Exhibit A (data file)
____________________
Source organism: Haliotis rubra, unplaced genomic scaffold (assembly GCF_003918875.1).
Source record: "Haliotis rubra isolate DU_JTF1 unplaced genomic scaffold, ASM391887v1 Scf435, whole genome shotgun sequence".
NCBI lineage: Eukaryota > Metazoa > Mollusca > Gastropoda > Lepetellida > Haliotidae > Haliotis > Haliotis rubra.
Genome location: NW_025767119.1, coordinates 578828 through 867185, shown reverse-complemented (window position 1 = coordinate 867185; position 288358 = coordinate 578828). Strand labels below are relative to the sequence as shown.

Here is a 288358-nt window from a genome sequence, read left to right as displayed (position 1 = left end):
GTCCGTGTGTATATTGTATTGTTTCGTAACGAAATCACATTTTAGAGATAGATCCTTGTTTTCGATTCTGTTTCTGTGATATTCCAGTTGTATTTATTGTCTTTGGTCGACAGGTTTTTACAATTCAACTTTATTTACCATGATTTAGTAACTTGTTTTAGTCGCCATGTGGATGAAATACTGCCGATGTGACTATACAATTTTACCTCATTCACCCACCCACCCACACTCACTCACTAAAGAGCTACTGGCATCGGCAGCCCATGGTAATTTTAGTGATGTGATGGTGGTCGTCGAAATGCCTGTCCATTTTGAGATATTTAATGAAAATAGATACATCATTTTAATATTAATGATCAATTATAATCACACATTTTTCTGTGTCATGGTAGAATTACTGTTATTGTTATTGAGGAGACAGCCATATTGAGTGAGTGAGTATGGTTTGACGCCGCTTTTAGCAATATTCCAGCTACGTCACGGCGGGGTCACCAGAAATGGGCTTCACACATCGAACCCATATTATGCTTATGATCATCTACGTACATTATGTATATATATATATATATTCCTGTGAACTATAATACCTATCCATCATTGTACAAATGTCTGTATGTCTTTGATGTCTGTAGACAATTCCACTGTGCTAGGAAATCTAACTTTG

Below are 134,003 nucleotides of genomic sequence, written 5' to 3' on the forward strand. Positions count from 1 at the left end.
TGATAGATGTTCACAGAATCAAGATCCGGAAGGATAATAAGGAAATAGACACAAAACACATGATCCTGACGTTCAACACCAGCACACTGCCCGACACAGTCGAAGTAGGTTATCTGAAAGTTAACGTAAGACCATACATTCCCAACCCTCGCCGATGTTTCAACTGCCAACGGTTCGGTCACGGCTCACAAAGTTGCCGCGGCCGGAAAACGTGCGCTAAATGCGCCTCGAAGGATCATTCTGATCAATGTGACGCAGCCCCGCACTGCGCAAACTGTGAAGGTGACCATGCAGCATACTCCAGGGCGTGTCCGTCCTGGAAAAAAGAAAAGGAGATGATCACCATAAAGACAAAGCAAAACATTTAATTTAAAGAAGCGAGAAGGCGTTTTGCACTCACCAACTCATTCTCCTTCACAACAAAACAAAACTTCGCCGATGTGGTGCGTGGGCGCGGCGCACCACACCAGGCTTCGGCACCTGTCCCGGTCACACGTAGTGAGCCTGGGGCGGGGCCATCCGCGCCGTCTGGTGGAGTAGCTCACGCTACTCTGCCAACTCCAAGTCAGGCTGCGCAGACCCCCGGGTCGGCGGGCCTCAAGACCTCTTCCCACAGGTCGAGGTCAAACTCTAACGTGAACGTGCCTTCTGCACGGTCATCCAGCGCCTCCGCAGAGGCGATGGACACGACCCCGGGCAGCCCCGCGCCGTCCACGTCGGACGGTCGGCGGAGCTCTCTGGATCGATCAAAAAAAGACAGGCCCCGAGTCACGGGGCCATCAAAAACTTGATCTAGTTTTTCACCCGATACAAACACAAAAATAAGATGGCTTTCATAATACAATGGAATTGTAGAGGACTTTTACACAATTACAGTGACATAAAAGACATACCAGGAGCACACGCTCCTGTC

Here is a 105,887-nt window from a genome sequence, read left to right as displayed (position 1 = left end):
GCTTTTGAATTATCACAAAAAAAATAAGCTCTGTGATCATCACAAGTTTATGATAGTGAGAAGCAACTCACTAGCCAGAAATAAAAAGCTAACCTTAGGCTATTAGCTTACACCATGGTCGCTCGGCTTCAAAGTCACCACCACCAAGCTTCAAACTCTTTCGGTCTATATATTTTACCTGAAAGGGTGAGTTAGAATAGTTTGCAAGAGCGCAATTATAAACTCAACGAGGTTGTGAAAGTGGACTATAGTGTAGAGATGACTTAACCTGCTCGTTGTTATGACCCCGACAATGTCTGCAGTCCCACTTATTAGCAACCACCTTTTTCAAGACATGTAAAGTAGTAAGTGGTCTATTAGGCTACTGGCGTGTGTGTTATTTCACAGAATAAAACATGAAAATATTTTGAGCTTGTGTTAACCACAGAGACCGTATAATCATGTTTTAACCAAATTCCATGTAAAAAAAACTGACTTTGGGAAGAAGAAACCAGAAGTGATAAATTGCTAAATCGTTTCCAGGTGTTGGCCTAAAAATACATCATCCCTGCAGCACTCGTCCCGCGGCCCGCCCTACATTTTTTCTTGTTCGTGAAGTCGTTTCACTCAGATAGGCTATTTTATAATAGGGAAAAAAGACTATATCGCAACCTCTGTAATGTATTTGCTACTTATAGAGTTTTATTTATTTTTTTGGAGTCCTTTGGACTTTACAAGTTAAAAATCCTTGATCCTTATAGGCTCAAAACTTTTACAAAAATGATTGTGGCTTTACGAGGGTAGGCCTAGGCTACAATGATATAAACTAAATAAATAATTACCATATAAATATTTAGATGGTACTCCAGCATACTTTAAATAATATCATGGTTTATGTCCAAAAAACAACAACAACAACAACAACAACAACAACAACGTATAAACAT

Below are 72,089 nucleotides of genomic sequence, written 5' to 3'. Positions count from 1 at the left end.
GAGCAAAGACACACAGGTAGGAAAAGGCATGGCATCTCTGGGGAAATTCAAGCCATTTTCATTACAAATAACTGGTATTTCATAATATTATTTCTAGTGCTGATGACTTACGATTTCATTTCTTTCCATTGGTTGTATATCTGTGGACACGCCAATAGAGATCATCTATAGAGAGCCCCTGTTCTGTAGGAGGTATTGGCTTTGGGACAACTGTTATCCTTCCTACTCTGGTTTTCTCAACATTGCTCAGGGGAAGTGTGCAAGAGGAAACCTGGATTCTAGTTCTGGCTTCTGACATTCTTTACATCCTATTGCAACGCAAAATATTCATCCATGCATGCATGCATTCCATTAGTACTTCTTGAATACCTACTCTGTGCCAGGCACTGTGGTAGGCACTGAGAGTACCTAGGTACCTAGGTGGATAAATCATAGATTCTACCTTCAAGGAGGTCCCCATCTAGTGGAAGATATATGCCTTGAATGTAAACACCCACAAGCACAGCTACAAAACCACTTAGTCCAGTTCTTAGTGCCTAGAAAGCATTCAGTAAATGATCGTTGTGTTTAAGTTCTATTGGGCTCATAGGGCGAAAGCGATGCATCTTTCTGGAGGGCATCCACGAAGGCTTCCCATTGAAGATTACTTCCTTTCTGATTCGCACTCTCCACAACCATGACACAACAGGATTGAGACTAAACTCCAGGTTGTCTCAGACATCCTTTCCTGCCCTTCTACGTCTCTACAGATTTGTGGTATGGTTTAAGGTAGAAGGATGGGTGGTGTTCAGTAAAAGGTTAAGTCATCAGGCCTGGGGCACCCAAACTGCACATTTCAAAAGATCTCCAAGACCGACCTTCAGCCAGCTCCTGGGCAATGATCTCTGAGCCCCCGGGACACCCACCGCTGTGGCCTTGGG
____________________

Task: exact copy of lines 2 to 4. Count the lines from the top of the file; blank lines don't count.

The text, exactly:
Source record: "Haliotis rubra isolate DU_JTF1 unplaced genomic scaffold, ASM391887v1 Scf435, whole genome shotgun sequence".
NCBI lineage: Eukaryota > Metazoa > Mollusca > Gastropoda > Lepetellida > Haliotidae > Haliotis > Haliotis rubra.
Genome location: NW_025767119.1, coordinates 578828 through 867185, shown reverse-complemented (window position 1 = coordinate 867185; position 288358 = coordinate 578828). Strand labels below are relative to the sequence as shown.